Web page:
Between October and November, 1963, collective bargaining agreements were negotiated with the three employers of Local 1476, to each of which the Sugar Council was a party and each of which contained a union shop agreement. The Sugar Council admits that pursuant to the union shop agreement the Sugar Council has from time to time threatened enforcement of the sanctions of the union shop agreement where employees became delinquent in their dues and obligations to the Council, which is confirmed by affidavits submitted on behalf of the plaintiffs. Plaintiffs assert that neither Local 1476 nor any of its members have ever voted to affiliate with the Sugar Council and that on the contrary, have rejected such affiliation.

 I.

 The nub of the problem presented by these motions is whether the unilateral affiliation of the local unions compelled by the Executive Council involved an increase in dues assessed against each member of the Local and if so, whether such increase was authorized under the requirements of Section 101(a)(3)(B) (iii) of the LMRDA (29 U.S.C.A. 411(a)(3)(B)(iii)). Section 101(a)(3) prohibits the increase in dues or the levy of special assessments except by the methods therein prescribed. The pertinent provision of this section is (a)(3)(B)(iii), which refers to the case where an executive council attempts such an increase and provides that there shall not be any such increase in membership dues except 'by majority vote of the members of the executive board or similar governing body of such labor organization, pursuant to express authority contained in the constitution and bylaws of such labor organization * * *.' (Emphasis supplied.) It is unnecessary to pass upon plaintiffs' contention that the Executive Council had no authority to compel its affiliation with the Sugar Council without a vote of the members of the Local. That issue by itself would involve a question of the internal organization of the union and would not under the circumstances be subject to the jurisdiction of this Court. But this affiliation has produced consequences beyond the mere act of affiliation and the legality of these consequences is a proper issue for the Court to decide. At the outset it is necessary to dispose of defendants' claims that there actually was no increase in dues by the affiliation inasmuch as the dues requirement of the Sugar Council had theretofore existed, that in all events such dues could not be treated as an increase in dues but only assessments incident to the affiliation and that as such indirect obligations, were not within in the intendment of the Act. With this contention the Court cannot agree. The payment required to be made by the members of the Local to the Sugar Council was described as a per capita tax, which is another label for dues, and as such was in addition to the present dues paid by the members of the Local; consequently they amounted to an increase in the dues assessed against them. This is true whether the amount is directly or indirectly assessed. An affiliation with a council already committed to a dues requirement cannot be employed as a means of circumventing the statutory requirements necessary to authorize an increase in dues.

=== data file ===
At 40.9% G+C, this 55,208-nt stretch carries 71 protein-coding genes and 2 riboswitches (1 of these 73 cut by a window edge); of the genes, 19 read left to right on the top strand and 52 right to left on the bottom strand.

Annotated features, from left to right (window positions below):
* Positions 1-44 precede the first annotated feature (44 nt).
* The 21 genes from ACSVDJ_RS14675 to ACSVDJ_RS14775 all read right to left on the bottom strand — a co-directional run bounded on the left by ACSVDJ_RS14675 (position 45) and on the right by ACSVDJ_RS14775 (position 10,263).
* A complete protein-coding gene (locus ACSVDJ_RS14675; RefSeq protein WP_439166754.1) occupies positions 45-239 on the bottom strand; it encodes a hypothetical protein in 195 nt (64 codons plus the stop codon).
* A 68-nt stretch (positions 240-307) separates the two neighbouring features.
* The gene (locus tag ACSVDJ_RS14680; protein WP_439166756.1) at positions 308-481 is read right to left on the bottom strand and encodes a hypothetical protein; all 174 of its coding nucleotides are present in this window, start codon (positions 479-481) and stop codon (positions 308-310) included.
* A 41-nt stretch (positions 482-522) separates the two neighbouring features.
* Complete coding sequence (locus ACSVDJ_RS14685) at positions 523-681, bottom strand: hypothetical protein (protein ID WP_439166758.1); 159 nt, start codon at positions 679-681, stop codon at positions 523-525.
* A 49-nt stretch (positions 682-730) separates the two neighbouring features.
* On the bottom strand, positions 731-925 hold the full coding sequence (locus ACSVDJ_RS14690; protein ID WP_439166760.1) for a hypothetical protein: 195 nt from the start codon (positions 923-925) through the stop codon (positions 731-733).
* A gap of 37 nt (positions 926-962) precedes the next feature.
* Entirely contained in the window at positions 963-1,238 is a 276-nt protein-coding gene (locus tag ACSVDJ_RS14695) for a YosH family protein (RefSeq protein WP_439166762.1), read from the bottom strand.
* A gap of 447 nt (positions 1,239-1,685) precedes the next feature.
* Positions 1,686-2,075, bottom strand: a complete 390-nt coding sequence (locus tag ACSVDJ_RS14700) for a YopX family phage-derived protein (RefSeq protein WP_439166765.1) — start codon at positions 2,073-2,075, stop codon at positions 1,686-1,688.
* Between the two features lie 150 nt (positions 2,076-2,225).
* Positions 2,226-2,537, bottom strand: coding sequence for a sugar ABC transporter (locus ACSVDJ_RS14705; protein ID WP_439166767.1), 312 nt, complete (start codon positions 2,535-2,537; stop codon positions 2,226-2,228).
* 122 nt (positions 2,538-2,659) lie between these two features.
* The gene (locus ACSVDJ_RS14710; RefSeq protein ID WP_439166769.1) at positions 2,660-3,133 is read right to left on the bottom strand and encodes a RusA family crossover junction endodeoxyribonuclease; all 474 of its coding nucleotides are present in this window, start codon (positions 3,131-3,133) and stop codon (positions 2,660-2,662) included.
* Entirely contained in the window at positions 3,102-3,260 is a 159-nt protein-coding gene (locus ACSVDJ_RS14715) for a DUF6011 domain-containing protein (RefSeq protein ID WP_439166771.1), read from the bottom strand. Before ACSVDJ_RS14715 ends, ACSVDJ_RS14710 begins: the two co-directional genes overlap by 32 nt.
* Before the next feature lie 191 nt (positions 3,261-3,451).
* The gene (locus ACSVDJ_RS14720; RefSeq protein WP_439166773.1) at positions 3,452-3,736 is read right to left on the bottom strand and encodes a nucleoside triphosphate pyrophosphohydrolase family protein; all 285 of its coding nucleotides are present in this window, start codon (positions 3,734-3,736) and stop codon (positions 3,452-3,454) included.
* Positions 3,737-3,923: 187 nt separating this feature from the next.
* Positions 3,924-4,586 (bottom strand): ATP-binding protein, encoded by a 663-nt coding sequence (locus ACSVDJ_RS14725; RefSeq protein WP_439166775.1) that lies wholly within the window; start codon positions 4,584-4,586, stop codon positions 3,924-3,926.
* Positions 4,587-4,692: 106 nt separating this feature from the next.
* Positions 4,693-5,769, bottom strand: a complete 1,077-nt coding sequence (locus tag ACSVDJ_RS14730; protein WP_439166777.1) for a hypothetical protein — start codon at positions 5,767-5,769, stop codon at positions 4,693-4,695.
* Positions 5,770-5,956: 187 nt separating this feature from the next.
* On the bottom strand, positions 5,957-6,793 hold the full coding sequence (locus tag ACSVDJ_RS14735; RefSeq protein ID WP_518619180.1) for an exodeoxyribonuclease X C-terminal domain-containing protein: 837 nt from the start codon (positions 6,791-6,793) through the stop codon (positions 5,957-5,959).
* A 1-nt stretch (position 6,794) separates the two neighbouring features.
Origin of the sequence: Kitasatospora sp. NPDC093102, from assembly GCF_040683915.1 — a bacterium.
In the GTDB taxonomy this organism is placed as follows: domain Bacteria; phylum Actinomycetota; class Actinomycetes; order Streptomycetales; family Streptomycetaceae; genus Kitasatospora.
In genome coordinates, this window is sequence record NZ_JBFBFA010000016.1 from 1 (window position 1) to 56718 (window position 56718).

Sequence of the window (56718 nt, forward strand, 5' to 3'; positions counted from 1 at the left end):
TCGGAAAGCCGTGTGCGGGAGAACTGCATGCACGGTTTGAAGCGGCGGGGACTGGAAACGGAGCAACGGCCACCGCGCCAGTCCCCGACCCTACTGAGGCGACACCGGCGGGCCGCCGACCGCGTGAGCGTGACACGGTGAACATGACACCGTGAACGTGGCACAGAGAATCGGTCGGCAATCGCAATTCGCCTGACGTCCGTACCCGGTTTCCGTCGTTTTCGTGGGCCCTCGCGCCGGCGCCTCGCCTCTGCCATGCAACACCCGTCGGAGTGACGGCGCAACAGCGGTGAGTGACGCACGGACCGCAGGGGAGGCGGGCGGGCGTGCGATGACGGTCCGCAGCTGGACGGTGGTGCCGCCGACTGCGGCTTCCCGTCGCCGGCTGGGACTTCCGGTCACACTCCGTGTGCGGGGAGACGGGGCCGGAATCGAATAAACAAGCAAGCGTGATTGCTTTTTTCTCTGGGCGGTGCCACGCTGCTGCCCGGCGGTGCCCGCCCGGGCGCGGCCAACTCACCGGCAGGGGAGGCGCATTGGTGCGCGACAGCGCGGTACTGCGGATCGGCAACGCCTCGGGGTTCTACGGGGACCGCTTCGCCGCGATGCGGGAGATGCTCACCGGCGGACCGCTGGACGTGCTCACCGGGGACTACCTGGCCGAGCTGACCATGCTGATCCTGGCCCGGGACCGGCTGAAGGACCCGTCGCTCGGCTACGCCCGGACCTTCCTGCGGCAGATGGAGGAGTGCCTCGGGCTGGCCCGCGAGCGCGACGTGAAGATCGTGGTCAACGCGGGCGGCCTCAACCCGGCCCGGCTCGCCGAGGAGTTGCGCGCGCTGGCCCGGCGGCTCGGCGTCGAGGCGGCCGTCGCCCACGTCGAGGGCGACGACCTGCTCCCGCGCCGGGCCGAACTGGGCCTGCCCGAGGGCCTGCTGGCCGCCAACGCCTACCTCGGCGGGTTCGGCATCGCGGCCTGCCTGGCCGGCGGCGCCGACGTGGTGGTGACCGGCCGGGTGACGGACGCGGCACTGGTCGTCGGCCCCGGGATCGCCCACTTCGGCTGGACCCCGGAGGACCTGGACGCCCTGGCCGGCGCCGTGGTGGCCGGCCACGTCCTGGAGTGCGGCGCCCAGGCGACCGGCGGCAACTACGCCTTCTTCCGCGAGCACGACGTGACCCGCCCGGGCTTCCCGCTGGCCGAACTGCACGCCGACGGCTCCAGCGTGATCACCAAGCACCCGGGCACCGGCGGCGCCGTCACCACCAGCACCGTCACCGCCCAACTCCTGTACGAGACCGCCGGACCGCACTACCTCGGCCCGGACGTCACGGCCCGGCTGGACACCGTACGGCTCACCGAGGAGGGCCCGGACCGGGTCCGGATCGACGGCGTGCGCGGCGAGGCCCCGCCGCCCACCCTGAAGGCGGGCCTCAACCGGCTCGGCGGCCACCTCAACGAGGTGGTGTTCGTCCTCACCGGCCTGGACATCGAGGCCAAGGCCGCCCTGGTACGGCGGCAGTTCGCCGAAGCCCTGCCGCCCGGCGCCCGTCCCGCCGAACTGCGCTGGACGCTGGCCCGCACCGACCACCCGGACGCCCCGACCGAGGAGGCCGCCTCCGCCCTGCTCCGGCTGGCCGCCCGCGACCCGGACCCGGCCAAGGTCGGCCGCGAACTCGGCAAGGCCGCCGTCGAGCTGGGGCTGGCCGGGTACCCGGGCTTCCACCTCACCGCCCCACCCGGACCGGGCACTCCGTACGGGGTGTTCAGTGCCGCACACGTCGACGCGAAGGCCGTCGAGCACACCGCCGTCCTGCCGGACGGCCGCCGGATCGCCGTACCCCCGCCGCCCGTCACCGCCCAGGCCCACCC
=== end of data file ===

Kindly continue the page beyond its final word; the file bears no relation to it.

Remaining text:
The real problem here is whether the affiliation compelled by the Sugar Council resulted in increased dues of the members of the Local which had not been legally authorized by either (i) the ILA constitutional amendment granting power to the Executive Council to establish councils or (ii) the Executive Council by its act in incorporating the existing Sugar Council into the ILA structure and requiring compulsory affiliations.

 Defendants argue that the constitutional amendment gave the Executive Council the power to increase dues and that the Executive Council exercised that power by its resolution incorporating the Sugar Council and stating that the Sugar Council shall possess the powers and rules under which it had been theretofore operating.

 An examination of the language of Article V, Section 1 of the ILA constitution discloses no power delegated to councils to be established to increase dues of its members. In fact, this section is a general section and is not specifically addressed to the Sugar Council. The statute requires 'express authority' in the constitution in order to clothe the Executive Council with power to increase dues. If the amendment were intended to grant the Executive Council such authority, it failed to satisfy the statute. This would seem to determine the issue. There is another ground upon which the decision may rest. Assuming that the Executive Council had such authority to increase dues, its action in incorporating the Sugar Council was not action, at least upon its face, which purported to increase dues of the Local's members. Such an important resolution, in order to comply with the spirit and in fact with the wording of the statute, can only be accomplished by express language. Otherwise an intelligent vote is impossible. But defendants claim that the Sugar Council had already provided for its dues and that the action of the Executive Council in embracing the Sugar Council with its dues requirement into the ILA structure was, in effect, an increase in dues authorized by the statute. Such a conclusion is predicated not only upon the power of the Executive Council to increase dues but also upon its power to delegate such authority to the Sugar Council. There is no authority in the statute or otherwise permitting the Executive Council to delegate to other councils any authority it might ever have to assess or increase dues of local members. 'One need not be steeped in the historical data affecting the uses and abuses of labor organizations to realize that any complicated system of proposing and voting for increases in dues, initiation fees and assessments is subject to manipulation, to the disadvantage of the individual union member.' Wittstein v. American Federation of Musicians, 2 Cir.1963, 326 F.2d 26, at 30. Consequently, the conclusion seems inevitable that the action of the Executive Council in establishing the Sugar Council and compelling affiliation of Local 1476 was invalid insofar as it required members of Local 1476 to pay dues to the Sugar Council. Cf., Wittstein v. American Federation of Musicians, supra.